“Cellophane,” Strange Peace’s first single found the Canadian punk trio retaining the sledgehammer forcefulness, sludgy power chords and rousing hooks that first caught the attention of the blogosphere and this site, but there’s an underlying, hard-fought maturity — the sort that come as a result of living in an increasingly fearful, uncertain, fucked up world, that feels as though it’s spinning faster and faster towards disaster. And interestingly enough, “Cellophane” seems to say to the listener, “hey man we’re scared out of our fucking minds, too; but we have each other and somehow we’ve gotta stick together and figure it out.” 

“Drained Lake,” Strange Peace’s second and latest single, is a jagged and propulsive post-post-punk track with layers of blistering and scuzzy guitars, punchily delivered lyrics and thunderous drumming with the use of a lurching synth line for what I think may be the first time in the band’s history; but while being a revealing look into a band that’s begun to restlessly experiment and expand upon their sound, it also finds the band at their most strident and searching, while being a sneering anthemic “fuck off” to those who don’t — and perhaps can never — see you for who you are. As the band’s Eadkins explained in press notes, the song reflects, “the constant struggle to know yourself and make sense of your life and surroundings. What is my purpose? Holding on to who you are while finding off pressure to bend to what other people want and expect from you,”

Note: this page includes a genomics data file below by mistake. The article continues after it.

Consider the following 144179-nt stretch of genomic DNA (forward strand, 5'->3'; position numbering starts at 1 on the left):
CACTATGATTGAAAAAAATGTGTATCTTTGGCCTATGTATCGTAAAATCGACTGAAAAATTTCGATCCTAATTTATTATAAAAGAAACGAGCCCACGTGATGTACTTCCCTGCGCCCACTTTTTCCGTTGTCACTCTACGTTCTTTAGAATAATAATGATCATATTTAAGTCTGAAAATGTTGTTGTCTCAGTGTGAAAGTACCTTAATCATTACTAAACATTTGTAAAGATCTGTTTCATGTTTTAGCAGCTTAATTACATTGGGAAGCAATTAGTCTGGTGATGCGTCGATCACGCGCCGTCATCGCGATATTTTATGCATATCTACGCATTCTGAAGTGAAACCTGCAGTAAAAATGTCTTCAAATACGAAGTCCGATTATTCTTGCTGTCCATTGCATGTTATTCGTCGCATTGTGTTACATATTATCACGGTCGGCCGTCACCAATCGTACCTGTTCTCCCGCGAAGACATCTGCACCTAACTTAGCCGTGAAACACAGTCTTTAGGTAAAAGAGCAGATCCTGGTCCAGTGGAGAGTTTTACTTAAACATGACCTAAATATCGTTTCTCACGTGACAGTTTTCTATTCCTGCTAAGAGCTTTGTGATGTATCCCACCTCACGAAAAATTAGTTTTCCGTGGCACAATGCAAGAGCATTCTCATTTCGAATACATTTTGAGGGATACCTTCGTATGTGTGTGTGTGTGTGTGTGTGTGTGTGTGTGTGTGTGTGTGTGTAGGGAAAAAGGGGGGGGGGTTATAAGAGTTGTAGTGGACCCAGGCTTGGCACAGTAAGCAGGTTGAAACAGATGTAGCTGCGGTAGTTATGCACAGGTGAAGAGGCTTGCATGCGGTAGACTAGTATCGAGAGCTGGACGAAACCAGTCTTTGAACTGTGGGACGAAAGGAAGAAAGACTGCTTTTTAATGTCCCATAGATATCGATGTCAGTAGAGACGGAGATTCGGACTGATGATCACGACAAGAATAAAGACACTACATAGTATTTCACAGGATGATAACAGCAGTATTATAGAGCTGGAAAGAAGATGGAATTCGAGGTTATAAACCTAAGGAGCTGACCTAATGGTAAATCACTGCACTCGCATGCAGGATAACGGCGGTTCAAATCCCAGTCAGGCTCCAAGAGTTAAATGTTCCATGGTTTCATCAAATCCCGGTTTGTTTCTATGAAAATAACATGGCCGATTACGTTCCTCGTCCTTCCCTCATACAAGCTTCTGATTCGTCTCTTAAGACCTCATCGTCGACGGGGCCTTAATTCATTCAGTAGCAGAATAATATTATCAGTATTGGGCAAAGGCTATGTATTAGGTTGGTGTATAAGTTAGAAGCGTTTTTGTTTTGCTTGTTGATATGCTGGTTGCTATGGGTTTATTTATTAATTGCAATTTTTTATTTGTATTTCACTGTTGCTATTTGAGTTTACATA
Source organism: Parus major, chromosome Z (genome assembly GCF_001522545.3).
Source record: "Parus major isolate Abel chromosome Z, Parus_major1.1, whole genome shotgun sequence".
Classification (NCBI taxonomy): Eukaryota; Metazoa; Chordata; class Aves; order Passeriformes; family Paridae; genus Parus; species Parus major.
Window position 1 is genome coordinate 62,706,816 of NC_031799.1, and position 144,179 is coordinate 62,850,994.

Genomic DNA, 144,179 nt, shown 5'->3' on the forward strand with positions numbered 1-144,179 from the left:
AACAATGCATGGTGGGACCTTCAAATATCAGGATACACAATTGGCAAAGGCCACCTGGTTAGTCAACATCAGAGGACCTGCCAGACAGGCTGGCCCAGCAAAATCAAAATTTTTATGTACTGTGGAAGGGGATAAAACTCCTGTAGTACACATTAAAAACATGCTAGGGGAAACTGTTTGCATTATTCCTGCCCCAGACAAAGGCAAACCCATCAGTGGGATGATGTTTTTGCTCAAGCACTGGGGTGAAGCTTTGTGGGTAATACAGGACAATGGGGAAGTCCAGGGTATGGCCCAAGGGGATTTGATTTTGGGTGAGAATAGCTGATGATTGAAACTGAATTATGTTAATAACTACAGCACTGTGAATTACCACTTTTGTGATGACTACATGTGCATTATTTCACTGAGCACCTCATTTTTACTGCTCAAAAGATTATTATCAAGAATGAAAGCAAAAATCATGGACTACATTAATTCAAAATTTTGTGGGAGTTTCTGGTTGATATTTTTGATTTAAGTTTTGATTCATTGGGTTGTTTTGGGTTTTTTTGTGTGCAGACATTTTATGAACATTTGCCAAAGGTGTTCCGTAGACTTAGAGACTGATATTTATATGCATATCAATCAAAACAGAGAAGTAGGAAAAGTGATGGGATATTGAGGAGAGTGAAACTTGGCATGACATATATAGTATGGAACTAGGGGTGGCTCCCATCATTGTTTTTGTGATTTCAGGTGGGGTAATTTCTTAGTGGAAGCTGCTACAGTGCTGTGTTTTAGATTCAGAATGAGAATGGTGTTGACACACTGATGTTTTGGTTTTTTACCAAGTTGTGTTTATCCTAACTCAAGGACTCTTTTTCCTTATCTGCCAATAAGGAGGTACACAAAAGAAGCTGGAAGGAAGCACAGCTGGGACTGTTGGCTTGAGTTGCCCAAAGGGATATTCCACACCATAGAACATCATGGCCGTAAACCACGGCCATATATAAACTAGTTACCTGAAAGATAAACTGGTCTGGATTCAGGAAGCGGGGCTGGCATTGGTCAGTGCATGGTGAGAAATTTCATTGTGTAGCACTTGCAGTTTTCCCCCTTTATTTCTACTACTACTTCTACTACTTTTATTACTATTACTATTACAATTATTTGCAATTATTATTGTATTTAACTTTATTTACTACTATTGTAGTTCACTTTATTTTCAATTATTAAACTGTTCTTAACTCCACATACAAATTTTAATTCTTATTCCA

The members of the Toronto-based punk rock act will be embarking on a North American tour to build up buzz and then support their new effort and it includes two NYC area dates — October 4, 2017 at Music Hall of WIlliamsburg and October 5, 2017 at the Bowery Ballroom.